I can’t tell you the excitement I feel. I am wonderfully proud of BYU, as I know you are here tonight. BYU is supported by the tithing funds of the Church, and we do not accept any kind of government aid at this institution. With rare exception, our administrators, professors, and staff are among the best in their fields. This is especially true of President Holland and his wife. What a wonderful time to come to BYU. This great man with the heart of a boy, this very wise Yale graduate, with all the things that matter, is as pure and spiritually in tune as anyone I know. No other university can make such claims. That is, we have a prophet and the twelve apostles on the board of directors of the Church Educational System. Our law school is moving up in prominence, and although not yet generally recognized, it is one of the very few best in the nation. Our department of religion is without parallel. We must understand that this is where the strength of BYU rests. It is the religious training and instruction taking place in your lives that will prepare you, and those who follow, for your foreordained roles. Some will be called in the future to serve in the Council of the Twelve and the First Presidency. Others will be called as mission presidents, stake presidents, and bishops. The sisters will be called into general presidencies, general boards, and walk with their husbands in high places in their priesthood roles. BYU must prepare a generation to walk into the period of the millennial reign of the Master.
We have professors who know, who understand, practice, and teach the true and only gospel of Jesus Christ. The BYU department of religion will be kept pure. The classes will be taught by men and women who revere the prophet of God, whose teachings are doctrinally pure, who understand all of the standard works, who practice what they preach, and who have a special knowledge of what God would have them do for the university students. We must fulfill the role God would have us fill—that of preparing men and women to lead the kingdom, who will preside over it in purity, with doctrinal soundness, and with great charity and meekness. As Moses had Jethro, so we have BYU to prepare and counsel you for your future destiny.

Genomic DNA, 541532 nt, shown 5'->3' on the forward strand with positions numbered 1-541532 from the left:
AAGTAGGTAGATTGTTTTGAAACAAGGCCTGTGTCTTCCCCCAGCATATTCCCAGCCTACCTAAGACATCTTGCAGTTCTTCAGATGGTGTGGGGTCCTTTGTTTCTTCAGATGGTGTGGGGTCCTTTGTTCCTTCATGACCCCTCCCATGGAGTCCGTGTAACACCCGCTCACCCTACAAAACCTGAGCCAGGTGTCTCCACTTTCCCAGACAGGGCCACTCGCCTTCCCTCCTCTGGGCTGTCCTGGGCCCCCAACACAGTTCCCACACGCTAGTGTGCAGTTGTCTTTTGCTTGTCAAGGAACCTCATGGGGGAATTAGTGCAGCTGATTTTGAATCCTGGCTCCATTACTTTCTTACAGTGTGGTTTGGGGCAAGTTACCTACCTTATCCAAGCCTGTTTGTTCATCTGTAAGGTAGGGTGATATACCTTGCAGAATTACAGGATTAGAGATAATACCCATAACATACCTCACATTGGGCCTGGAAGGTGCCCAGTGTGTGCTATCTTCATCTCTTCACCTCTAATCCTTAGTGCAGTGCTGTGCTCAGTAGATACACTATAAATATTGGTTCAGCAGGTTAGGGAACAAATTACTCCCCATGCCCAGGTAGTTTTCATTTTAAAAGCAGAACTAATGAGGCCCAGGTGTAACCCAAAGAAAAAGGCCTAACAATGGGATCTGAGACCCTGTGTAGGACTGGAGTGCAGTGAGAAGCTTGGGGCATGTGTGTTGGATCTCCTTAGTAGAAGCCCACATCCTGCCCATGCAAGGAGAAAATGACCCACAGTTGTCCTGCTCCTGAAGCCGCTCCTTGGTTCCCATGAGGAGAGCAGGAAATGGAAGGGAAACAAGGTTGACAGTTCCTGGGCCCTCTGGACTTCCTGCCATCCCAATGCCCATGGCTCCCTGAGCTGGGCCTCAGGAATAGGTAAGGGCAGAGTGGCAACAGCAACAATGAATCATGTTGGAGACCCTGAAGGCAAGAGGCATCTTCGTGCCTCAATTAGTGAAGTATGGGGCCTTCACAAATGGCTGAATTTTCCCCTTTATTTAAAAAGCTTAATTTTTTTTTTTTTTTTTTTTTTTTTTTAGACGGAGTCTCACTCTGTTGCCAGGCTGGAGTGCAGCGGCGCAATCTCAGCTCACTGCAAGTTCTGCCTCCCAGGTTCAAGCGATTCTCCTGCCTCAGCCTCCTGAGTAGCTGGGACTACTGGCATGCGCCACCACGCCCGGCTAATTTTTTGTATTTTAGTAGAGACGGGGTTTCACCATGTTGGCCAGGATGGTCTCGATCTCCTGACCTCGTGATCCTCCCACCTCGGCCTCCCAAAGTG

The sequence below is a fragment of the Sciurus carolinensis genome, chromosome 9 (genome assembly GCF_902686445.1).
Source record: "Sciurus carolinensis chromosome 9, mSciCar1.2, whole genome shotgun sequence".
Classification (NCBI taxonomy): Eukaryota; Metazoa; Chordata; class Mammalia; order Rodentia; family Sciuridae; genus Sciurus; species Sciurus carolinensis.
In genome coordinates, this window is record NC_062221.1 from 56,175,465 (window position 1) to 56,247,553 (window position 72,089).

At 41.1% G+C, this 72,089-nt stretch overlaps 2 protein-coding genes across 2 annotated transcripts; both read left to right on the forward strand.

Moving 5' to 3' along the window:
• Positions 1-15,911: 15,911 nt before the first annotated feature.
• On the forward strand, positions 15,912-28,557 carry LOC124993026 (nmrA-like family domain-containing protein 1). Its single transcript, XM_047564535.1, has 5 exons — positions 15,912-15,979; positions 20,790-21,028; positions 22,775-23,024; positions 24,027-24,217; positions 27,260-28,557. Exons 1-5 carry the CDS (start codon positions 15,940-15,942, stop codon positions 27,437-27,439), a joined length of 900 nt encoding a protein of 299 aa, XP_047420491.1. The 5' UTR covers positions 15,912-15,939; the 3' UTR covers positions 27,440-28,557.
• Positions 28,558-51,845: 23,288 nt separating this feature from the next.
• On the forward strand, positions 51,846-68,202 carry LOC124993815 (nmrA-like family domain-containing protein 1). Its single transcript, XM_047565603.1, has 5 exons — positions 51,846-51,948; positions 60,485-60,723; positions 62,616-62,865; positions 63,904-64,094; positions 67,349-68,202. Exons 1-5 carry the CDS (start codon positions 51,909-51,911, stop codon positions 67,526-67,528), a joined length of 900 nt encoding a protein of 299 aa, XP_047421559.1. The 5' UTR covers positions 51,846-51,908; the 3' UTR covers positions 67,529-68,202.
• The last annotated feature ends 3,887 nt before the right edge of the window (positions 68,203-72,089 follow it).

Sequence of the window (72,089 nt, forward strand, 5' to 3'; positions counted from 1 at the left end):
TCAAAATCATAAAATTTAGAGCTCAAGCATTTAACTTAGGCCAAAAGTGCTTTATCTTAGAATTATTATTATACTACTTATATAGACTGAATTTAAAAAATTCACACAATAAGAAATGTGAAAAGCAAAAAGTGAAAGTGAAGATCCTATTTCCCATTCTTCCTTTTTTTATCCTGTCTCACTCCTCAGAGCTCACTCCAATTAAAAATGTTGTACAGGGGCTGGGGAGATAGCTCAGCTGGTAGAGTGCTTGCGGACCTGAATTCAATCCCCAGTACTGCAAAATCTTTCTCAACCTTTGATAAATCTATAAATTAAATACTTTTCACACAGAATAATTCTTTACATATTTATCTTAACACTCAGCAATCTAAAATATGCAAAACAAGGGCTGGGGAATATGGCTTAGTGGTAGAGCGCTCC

I would like every member of every elders quorum and Relief Society presidency, high council, and stake presidency to listen closely. Please make every effort to have every student at BYU, every professor, and every leader attend every devotional at the Marriott Center during the year. They may receive much other education, but I promise you that what they will receive during this one hour each month will bless their lives for eternity. Feed at the feet of the prophets and apostles and holy men of God.
The athletic program at BYU will be an example to the world and the NCAA of true integrity. We are so proud of this institution. We have men like LaVell Edwards and Ladell Anderson who coach the more dominant athletics, and other men and women in all fields of sports and competition, who are true to the core and still know how to win. To men and women of this caliber, even more important than winning is the fact that this church not be embarrassed by the conduct of the athletes—that discipline, character, and personal integrity be developed and maintained. There are some things more important than winning—and character, integrity, honesty, and loyalty are those virtues.
It has been my dream to someday have BYU invited to play in the Rose Bowl, and that year have New Year’s Day be on Sunday. Then our BYU leaders would say to the NCAA, “We will play in the Rose Bowl, but it would have to be on Saturday or Monday.” Can you imagine the message that would give to the world?
Priesthood leaders “hear” again. We have a standard for the Lord’s university. Contracts have been signed, agreements made and approved. Off-campus housing will be expected to comply. We need to have the priesthood leaders monitor this and help. We need to be more loyal to the Church, to help institute and bring about the practices appropriate for this great school. The administration will do all they can, but I see as the great strength of BYU the priesthood leaders and all those who are serving in different callings.
If we are here and the world is here, and next year they move to a lower standard and we follow behind, we are no better than they are. I think the Lord expects us to stay planted here, and it doesn’t matter how far the outside world leads us; we need to stay where we need to be and plant ourselves there. I hope you will become involved in the standards and have more faithfulness and loyalty to your priesthood leaders and to the administration.